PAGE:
Intel Apollo Lake NUC6CAYS & NUC6CAYH NUC mini PCs Specifications Released

Intel Apollo Lake is the next generation of low power processor family that should replace Braswell Celeron processors, and Fanlesstech got hold of the specifications for two upcoming “Arches Canyon” NUC6CAYS and NUC6CAYH NUCs (Next Unit of Computing) mini PCs based on the processors, as well as the 2016-2018 roadmap for the complete (consumer grade) Intel NUC family.

The only differences between the two models are that NUC6CAYH is a barebone model without memory or storage, nor operating system. So I’ll just list NUC6CAYS specifications:

  • SoC – Intel Celeron Jxxx quad core processor @ x GHz to y GHz (burst) with Intel HD graphics up to z MHz (10W TDP)
  • System Memory – 2GB DDR3L-xxxx SO-DIMM (dual channel), upgradeable up to 8GB DDR3L-1866
  • Storage – 32GB eMMC flash, 2.5″ SATA3 bay for 9.5mm hard drives, SDXC slot with UHS-I support
  • Video Output – HDMI 2.0 (4K @ 60 Hz), VGA
  • Audio – Up to 7.1 channels via HDMI, 3.5mm headset jack, 3.5mm rear speaker/TOSLINK combo jacl
  • Connectivity – Gigabit Ethernet (RJ45), Intel Wireless AC-316x M.2 module for 802.11ac 1×1 WiFi and Bluetooth 4.2 with internal antennas
  • USB – 2x front USB 3.0 ports at the front (yellow one for charging), 2x rear USB 3.0 ports, 2x internal USB 2.0 ports via header
  • Misc – IR receiver, Kensington lock
  • Power Supply – 12~19V DC input (65W wall-wart power supply included)
  • Dimensions – 115 x 111 x 51 (plastic casing with inner metal structure)

NUC6AYS will include Windows 10 Home x64 and Intel Remote Keyboard. Other features include multi-color front panel LED light ring, built-in dual array microphones, VESA mounting plate, front-panel and AUX_PWR internal headers. The NUCs will come with a 3 year warranty. Intel does not appear ready to give the complete SKU and operating frequency of the processors, but the good news is that Apollo Lake will be the first low power Intel processors to support HDMI 2.0 allowing for 4K output at 60 Hz.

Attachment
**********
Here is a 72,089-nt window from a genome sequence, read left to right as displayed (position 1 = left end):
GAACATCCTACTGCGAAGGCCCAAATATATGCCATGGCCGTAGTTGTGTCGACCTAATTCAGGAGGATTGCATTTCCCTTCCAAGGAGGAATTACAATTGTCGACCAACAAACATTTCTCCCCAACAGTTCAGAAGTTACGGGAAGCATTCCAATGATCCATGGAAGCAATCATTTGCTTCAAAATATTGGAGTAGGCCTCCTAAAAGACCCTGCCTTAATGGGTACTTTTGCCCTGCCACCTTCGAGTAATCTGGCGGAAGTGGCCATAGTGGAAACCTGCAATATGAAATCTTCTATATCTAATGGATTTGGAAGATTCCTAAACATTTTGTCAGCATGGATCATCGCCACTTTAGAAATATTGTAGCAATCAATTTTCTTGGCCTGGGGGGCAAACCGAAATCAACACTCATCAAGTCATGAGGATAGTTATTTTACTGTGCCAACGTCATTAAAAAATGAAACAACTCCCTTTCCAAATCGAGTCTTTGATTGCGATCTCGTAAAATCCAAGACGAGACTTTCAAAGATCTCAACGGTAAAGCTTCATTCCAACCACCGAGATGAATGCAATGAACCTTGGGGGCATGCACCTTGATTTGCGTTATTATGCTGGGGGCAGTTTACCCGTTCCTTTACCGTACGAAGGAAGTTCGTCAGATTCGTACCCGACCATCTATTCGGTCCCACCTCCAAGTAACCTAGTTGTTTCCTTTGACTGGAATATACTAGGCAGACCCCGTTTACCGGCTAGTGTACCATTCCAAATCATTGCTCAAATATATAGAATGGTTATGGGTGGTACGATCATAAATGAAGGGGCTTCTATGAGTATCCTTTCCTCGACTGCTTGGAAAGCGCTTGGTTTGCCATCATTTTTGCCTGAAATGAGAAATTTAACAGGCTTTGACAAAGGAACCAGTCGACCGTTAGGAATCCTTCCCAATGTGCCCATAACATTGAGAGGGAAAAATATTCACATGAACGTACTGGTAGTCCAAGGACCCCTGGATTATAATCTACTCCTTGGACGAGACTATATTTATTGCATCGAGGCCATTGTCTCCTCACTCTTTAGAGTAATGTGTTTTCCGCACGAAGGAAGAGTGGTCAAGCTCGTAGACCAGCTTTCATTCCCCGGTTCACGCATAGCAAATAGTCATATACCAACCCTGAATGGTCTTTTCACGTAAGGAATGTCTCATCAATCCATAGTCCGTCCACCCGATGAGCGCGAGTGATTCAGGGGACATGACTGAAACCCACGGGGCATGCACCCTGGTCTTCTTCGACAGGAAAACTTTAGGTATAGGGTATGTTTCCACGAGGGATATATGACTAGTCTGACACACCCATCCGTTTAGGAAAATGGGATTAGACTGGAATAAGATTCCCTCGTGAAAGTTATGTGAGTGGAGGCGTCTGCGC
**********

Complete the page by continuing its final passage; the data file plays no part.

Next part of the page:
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The 2016-2018 NUC roadmap above was also “leaked” with more powerful Core i3, Core i5 and Core i7 NUCs. The first Apollo Lake NUC will be released in Q4 2016 with Windows 10, and the barebone version in Q1 2017.

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16 Replies to “Intel Apollo Lake NUC6CAYS & NUC6CAYH NUC mini PCs Specifications Released”

  1. WHY IS THERE A VGA CONNECTOR!!!!

    I don’t get it, there’s this push for stupid things like replacing the headphone jack with a USB-C port, but we’re stuck with VGA connectors for display connectivity in 2016, a place where digital actually makes sense… :'(

  2. I heard Apollo Lake was canceled … are you sure of this post ? Intel want drop this and go straight into Kaby Lake

  3. @TLS yes i know they just wanted drop that tree of Atoms CPU etc. (next gen Apollo Lake)

    For me If not – than better, im waiting for support HDMI 2.0, VP9, HDR and 10bit HEVC
    (nvidia already support 12bit in HEVC)

  4. TLS :
    WHY IS THERE A VGA CONNECTOR!!!!
    I don’t get it, there’s this push for stupid things like replacing the headphone jack with a USB-C port, but we’re stuck with VGA connectors for display connectivity in 2016, a place where digital actually makes sense… :'(

    Because NOTE EVERYONE USES HDMI. Many Mini PCs are used for small projects, and many use VGA connection. All boxes should have VGA, HDMI and DP.

  5. @Mat
    No, VGA should simply just go and die… It’s a relic that should’ve disappeared a long time ago, but due to various “tolls” and import duties and other stupid anti-technology regulation by various governments, we’re still stuck with an analogue graphics interface from the 1980’s. Maybe you think computers should still have composite video outputs as well?